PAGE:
Gingivitis plays a decisive role in the development of Alzheimer’s disease, according to researchers at the University of Bergen (UB) in Norway.
“We discovered DNA-based proof that the bacteria causing gingivitis can move from the mouth to the brain,” said Piotr Mydel, MD, PhD, of the Broegelmann Research Laboratory, Department of Clinical Science, at UB.
The bacteria, Porphyromonas gingivalis, produces a protein that destroys cells in the brain, leading to loss of memory and, ultimately, Alzheimer’s disease, the researchers report.
The bacteria does not cause Alzheimer’s alone, Mydel said. But its presence substantially raises the risk for developing the disease and is implicated in the disease’s more rapid progression. Yet the researchers also note that people can take action to slow down the onset of Alzheimer’s.
“Brush your teeth and use floss,” said Mydel, adding that it is important to visit your dentist regularly and clean your teeth properly if you have established gingivitis and have a family history of Alzheimer’s disease.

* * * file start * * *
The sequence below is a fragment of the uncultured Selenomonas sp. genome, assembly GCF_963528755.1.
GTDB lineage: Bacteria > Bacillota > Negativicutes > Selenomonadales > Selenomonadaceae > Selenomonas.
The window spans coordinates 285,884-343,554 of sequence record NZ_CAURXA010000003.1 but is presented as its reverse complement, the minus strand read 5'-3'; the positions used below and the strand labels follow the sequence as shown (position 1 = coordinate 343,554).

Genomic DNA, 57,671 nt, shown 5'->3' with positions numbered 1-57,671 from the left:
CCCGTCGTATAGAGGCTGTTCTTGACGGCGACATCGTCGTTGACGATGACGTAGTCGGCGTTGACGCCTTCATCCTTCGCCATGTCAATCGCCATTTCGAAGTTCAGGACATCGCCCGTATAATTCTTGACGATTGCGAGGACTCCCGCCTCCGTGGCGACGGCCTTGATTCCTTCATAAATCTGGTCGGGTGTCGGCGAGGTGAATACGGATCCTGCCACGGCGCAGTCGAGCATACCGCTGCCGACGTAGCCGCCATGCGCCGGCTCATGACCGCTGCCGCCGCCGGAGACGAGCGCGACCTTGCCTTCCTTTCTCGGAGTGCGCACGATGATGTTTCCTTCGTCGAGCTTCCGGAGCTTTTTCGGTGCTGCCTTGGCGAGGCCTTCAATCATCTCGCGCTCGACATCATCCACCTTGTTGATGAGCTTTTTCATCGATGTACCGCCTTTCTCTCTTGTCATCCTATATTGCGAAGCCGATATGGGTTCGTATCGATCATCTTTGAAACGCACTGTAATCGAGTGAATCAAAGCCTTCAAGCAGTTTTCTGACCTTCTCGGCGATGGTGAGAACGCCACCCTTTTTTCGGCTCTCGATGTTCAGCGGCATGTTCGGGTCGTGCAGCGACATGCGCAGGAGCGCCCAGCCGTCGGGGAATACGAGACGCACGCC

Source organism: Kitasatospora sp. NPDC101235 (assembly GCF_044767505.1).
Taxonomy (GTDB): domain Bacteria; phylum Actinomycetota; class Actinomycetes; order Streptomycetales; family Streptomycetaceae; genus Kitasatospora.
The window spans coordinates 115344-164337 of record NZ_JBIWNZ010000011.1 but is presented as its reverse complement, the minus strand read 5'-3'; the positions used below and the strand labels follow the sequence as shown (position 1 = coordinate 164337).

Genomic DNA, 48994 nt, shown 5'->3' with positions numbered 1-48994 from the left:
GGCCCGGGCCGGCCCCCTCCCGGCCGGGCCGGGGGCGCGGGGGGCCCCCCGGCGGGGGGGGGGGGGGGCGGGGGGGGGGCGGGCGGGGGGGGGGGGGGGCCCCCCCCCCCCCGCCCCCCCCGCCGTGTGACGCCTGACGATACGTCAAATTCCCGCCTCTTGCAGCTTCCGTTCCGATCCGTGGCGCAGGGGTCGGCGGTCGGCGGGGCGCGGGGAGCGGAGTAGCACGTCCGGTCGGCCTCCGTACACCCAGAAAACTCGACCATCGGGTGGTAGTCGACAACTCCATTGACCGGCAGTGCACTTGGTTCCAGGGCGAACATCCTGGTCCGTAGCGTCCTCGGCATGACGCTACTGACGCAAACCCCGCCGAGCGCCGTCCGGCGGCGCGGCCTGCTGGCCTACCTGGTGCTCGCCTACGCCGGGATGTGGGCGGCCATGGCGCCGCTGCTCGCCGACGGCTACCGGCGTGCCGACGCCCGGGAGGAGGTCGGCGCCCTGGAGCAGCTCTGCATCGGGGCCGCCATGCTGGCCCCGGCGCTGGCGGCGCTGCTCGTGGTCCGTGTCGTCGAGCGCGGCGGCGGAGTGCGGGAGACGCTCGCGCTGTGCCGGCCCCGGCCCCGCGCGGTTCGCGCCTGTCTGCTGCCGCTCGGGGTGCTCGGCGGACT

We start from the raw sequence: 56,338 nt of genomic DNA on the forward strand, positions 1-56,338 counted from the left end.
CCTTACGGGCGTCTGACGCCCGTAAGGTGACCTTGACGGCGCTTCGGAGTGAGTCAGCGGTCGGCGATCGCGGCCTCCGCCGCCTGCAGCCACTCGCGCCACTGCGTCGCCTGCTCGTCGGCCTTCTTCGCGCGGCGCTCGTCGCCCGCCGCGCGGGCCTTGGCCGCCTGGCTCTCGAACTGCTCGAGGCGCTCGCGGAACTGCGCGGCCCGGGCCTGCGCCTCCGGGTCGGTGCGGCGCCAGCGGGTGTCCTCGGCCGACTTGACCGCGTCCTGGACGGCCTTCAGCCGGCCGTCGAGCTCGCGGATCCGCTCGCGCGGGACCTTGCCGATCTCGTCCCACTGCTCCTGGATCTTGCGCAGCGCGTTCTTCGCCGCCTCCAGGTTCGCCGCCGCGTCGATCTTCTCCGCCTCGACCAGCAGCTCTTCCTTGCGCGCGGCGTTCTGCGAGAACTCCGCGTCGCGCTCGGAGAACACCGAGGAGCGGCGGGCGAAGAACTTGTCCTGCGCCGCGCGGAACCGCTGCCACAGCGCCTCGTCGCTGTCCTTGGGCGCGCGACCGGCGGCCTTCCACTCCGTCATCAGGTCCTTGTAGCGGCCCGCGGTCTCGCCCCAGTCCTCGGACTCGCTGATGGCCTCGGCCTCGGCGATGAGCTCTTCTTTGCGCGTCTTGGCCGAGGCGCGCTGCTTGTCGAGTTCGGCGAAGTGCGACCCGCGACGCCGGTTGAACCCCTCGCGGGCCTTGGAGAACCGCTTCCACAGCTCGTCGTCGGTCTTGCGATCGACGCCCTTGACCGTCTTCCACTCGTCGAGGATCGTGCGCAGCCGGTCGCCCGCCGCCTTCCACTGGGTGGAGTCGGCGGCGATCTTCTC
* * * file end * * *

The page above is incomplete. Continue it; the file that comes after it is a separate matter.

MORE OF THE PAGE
About 50% of the population has P gingivalis in one or another form, the researchers said, with 10% of those people developing serious gum disease, loose teeth, and an increased risk of developing Alzheimer’s disease.
Previously, researchers have discovered that the bacteria causing gingivitis can move from the mouth to the brain, where the harmful enzymes they excrete can destroy nerve cells. For the first time, Mydel said, researchers have DNA evidence for this process from human brains.
The researchers examined 53 people with Alzheimer’s and discovered the enzyme in 96% of the cases. According to Mydel, this knowledge gives researchers a possible new approach for attacking Alzheimer’s disease.
“We have managed to develop a drug that blocks the harmful enzymes from the bacteria, postponing the development of Alzheimer’s. We are planning to test this drug later this year,” said Mydel.